Dear Teen Me: The Art of Getting Stared At Blog Tour: Guest Post by Author Laura Langston

September 5, 2014 / 1 Comment / Blog Tour

Hey guys, today I’m excited to be part of the official The Art of Getting Stared At Blog Tour! I didn’t have time to read the book (too many BEA ARCs!), but I really
wanted to be part of the tour for this book because I think it addresses
self-esteem and appearance issues that we all faced – and still face –
as teens and adults.

Here’s more on the book!

Author: Laura Langston
 (website | twitter | facebook)
Publication date: September 9, 2014

After a school video
she produced goes viral, sixteen-year-old Sloane is given the biggest
opportunity of her life – a chance for a film school scholarship. She
has less than two weeks to produce a second video, something with depth,
and she’s determined to do it. The trouble is she has to work with
Isaac Alexander, an irresponsible charmer with whom she shares an uneasy

On the heels of this good news/bad news opportunity,
Sloane finds a bald spot on her head. The pink patch, no bigger than a
quarter, shouldn’t be there. Neither should the bald spots that follow.
Horror gives way to devastation when Sloane is diagnosed with alopecia
areata. The autoimmune disease has no cause, no cure and no definitive
outcome. The spots might grow over tomorrow or they might be there for
life. She could become completely bald. No one knows.

to produce her video and keep her condition secret, Sloane finds herself
turning into the kind of person she has always mocked: someone obsessed
with their looks. She’s also forced to confront a painful truth: she
is as judgmental as anyone else…but she saves the harshest judgments for

On a Personal Note: 

Penguin Canada asked me to talk about one thing I wish I could tell my teen self about body image/self esteem. Where do I start? I was definitely not a pretty teenager; I had braces, terrible glasses, and no matter how much I spent on my clothes or my hair or my body, I always felt like it didn’t look quite right. If I started losing my hair like Sloane, I don’t know what Teen Me would have done, because I already felt like a secondhand version of what was cool – a really artificial knockoff.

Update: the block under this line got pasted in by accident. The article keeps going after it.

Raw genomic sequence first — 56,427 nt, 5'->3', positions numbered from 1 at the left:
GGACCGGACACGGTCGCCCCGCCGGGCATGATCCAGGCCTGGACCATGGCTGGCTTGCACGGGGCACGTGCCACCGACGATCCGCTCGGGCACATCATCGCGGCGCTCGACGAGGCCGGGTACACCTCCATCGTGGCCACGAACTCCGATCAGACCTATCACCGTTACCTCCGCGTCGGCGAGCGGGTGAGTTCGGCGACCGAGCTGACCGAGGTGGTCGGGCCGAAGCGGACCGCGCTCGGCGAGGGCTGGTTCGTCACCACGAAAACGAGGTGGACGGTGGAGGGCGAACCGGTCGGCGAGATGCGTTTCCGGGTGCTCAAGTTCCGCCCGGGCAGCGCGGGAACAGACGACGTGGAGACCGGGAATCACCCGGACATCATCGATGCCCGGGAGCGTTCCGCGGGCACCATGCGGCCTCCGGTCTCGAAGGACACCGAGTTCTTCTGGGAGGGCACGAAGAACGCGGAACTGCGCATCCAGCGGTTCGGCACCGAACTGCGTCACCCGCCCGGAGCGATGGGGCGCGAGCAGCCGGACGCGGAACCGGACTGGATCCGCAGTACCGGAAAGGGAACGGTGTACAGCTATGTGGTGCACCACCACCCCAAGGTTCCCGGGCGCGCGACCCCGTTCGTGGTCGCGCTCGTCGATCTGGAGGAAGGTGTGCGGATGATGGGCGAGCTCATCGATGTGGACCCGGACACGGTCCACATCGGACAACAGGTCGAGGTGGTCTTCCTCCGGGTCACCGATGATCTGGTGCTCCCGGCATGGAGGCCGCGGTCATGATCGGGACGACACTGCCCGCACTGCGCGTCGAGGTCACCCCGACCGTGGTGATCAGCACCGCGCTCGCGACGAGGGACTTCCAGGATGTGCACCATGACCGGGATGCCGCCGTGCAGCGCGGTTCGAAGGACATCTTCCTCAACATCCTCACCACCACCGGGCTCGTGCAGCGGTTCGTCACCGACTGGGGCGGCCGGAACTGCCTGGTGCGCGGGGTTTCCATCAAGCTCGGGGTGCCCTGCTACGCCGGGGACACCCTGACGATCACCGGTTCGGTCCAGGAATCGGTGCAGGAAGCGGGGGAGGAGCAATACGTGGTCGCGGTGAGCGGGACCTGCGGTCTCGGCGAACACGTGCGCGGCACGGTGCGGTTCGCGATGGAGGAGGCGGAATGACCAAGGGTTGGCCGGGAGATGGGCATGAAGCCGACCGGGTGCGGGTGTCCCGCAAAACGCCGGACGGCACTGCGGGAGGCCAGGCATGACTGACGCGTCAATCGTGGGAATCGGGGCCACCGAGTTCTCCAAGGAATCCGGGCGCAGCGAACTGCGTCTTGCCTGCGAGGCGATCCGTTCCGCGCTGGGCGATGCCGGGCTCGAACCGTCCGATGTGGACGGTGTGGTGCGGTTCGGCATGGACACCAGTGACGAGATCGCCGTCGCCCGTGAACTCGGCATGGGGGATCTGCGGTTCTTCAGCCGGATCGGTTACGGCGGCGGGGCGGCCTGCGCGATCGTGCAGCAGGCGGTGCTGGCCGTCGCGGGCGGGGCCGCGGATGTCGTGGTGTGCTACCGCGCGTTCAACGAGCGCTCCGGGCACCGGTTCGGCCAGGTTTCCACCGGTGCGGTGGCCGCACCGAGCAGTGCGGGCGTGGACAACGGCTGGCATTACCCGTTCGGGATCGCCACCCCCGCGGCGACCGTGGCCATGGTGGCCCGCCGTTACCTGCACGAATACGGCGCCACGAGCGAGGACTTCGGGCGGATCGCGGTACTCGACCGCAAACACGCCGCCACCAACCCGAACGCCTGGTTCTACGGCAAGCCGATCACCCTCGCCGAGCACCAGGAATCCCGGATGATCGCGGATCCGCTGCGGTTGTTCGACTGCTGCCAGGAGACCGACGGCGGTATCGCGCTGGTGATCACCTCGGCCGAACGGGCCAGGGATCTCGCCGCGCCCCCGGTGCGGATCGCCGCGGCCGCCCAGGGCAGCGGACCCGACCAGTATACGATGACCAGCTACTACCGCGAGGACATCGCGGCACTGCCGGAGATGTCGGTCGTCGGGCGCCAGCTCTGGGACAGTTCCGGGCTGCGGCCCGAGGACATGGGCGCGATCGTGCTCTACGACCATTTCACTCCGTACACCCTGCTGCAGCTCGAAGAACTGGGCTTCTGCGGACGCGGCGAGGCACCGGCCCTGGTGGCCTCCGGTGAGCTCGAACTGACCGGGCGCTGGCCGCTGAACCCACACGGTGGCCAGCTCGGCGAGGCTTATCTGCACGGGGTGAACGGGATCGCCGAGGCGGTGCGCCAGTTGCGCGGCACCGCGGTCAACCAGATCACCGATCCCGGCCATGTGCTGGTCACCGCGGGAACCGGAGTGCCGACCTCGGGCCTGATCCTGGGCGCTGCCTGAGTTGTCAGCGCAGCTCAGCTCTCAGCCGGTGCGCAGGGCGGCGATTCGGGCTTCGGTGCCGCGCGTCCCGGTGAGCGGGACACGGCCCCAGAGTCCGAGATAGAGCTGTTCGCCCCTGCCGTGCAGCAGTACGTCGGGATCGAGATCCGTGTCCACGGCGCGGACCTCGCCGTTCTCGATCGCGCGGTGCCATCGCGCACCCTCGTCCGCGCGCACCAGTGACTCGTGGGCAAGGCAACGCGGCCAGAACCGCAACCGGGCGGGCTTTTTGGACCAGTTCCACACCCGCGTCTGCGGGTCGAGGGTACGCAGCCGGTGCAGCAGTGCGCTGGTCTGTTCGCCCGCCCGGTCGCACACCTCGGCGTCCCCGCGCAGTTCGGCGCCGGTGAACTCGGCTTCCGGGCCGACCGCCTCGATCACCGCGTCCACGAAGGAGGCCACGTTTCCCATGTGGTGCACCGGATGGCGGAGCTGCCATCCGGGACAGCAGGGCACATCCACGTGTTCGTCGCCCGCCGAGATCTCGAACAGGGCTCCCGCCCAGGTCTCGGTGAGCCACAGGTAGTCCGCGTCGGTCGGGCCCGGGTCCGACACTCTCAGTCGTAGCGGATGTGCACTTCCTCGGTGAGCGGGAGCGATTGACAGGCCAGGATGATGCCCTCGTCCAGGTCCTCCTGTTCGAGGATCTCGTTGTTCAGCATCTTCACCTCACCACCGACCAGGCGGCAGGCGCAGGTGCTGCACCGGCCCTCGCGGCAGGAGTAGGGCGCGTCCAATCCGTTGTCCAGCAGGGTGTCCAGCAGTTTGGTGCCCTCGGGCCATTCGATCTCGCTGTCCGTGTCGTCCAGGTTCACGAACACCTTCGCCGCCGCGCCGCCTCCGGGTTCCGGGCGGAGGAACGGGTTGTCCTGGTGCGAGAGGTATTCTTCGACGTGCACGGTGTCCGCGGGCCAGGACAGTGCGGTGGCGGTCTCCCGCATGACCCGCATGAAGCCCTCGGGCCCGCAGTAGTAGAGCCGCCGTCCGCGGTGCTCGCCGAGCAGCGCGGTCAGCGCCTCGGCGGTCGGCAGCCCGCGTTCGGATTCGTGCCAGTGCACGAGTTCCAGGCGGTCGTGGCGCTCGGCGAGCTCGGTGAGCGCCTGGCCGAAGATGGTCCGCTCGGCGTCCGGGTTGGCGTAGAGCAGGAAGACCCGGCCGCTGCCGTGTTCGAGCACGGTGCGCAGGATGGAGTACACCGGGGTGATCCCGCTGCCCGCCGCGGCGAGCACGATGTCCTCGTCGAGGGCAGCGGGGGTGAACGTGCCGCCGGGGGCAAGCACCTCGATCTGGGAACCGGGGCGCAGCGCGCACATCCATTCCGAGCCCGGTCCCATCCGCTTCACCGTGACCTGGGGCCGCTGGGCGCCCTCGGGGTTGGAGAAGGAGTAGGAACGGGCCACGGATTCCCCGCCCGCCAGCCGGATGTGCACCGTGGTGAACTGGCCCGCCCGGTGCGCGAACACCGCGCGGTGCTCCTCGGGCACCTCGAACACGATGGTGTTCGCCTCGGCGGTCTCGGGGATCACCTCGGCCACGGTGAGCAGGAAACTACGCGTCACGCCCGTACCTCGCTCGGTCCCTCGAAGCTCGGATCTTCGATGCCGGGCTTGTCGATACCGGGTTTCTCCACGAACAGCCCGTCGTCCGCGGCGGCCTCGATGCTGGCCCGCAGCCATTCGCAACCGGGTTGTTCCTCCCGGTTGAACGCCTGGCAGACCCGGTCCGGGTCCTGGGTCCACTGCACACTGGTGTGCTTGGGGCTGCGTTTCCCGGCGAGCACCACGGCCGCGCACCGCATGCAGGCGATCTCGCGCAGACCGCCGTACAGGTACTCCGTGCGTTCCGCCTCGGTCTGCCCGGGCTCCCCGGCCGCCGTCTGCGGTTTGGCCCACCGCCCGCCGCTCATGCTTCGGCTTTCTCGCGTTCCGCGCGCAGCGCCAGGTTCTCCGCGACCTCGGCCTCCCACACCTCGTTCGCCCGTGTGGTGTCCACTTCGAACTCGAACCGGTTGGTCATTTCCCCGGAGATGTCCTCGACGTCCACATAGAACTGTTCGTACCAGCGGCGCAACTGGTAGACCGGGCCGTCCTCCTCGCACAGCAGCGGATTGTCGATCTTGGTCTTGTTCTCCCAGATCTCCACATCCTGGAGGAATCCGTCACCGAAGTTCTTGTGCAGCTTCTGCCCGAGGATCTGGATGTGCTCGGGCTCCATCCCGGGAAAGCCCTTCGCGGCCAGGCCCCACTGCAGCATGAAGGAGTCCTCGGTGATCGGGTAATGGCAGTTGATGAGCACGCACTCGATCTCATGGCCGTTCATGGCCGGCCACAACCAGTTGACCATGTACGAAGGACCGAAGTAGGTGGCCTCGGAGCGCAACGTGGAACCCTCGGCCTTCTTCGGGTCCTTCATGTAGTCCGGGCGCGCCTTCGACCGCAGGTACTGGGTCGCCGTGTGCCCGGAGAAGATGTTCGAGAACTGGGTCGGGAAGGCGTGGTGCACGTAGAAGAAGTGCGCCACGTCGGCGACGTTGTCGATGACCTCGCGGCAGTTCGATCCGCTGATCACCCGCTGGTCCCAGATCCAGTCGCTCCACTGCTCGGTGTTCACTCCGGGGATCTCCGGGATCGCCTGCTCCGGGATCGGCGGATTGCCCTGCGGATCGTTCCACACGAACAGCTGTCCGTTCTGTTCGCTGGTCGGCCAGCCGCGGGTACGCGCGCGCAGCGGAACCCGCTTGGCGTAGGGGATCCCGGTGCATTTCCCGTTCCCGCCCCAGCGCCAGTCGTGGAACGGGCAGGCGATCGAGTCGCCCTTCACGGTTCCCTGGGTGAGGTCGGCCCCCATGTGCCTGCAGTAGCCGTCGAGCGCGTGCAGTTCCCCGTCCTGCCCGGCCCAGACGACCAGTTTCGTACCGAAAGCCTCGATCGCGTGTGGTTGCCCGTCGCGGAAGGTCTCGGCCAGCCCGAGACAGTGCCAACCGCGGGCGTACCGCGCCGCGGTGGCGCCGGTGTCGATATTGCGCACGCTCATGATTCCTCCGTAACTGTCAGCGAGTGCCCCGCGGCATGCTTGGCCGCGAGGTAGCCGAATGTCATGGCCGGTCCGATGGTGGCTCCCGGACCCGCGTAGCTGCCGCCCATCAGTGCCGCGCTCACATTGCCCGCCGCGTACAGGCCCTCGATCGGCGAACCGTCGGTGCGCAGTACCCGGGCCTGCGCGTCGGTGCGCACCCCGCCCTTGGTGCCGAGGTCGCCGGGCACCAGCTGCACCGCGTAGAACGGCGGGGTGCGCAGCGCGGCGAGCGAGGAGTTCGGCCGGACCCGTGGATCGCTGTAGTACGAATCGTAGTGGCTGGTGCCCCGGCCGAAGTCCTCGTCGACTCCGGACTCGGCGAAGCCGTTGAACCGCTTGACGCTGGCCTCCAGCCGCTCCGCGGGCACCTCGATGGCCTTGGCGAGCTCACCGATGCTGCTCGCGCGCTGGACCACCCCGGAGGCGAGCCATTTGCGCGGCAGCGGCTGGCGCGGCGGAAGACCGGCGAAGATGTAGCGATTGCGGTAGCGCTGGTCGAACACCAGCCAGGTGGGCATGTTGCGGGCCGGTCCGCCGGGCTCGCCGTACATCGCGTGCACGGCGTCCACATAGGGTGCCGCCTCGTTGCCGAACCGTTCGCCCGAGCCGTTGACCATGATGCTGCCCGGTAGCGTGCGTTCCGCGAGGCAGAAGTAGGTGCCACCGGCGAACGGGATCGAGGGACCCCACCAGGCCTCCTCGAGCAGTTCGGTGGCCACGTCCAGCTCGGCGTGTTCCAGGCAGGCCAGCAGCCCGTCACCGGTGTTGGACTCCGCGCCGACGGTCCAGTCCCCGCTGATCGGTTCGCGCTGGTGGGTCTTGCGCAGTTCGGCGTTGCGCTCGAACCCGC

In high school, it feels like everyone is holding you up to a magnifying glass and you can’t hide anywhere. It’s like you’re one of the giant people in Gulliver’s Travels, and the cool people are little Gulliver, seeing all the gross parts of you.

The thing that I’ve realized is that EVERYONE FEELS THIS WAY. And most of the time, they’re too busy scrutinizing themselves to see all of those things you see as imperfections. The people who do see them, and pick at them? Those are the people who are so scared that you’ll see their imperfections that they have to shift the focus to you.

What I would tell my teen self is this: You are the only person who is scrutinizing yourself this closely. You are the only person who sees every tiny pore in your skin, every little pimple, every scar. No one else is looking this closely, and if they are, it’s because they’re scared. You can’t control other people’s reactions to you, but you can control how you feel about yourself. And no matter what anyone else says, you should own YOU. Do what you love, wear what makes you happy, and smile at yourself in the mirror.

I hope Sloane learns to own it in this book. I hope she stops judging herself so harshly, like I did in high school. And I really hope that she doesn’t let her disease stop her from becoming the filmmaker she can be. 
On that note, because I’m a huge movie buff, I asked author Laura Langston to tell us a bit more about Sloane’s favourite movies.

Guest Post: Sloane’s List of Must-Watch Films

by Laura Langston

Sloane loves documentaries and wants to become a documentary filmmaker, so her picks are strongly influenced by her love of film making itself. Having said that, she also likes to laugh and she has a romantic streak too. Her picks in no particular order are:

See What I’m Saying (a documentary referenced in The Art of Getting Stared At)
Project Nim (a thought-provoking documentary with some dramatic re-creations and animatronics)
Juno (romance and laughter with heart)
Rise of Planet of the Apes (for its amazing special effects & because it’s set in her hometown of San Francisco)
Shrek (her favorite movie as a child)

Thanks, Laura! That’s definitely an eclectic list of movies. I think I’d enjoy getting to know Sloane.

Here’s more about Laura:

By the time she hit Grade Four, Laura Langston knew she wanted to be a writer. So did the teachers. It was the persistent daydreaming and invisible friends that tipped them off. Since Laura grew up knowing no writers – and consequently didn’t know how to be one – she became a journalist instead. The trouble is, journalists are expected to tell the truth, the whole truth, and nothing but the truth.

But making stuff up is way more fun. So eventually Laura traded one notebook for another and today she writes books for tweens, teens, children and sometimes adults.

When she’s not writing, reading or walking her Shetland sheepdogs, Laura can be found spying on people in the grocery store or twisting herself into a pretzel in yoga class.

To learn more, visit Follow her at

THE ART OF GETTING STARED AT comes out on Tuesday, September 9th! Will you be picking up a copy? What would you tell your teen self about body image and self-esteem? What would you do if you started losing your hair? Let me know in the comments!

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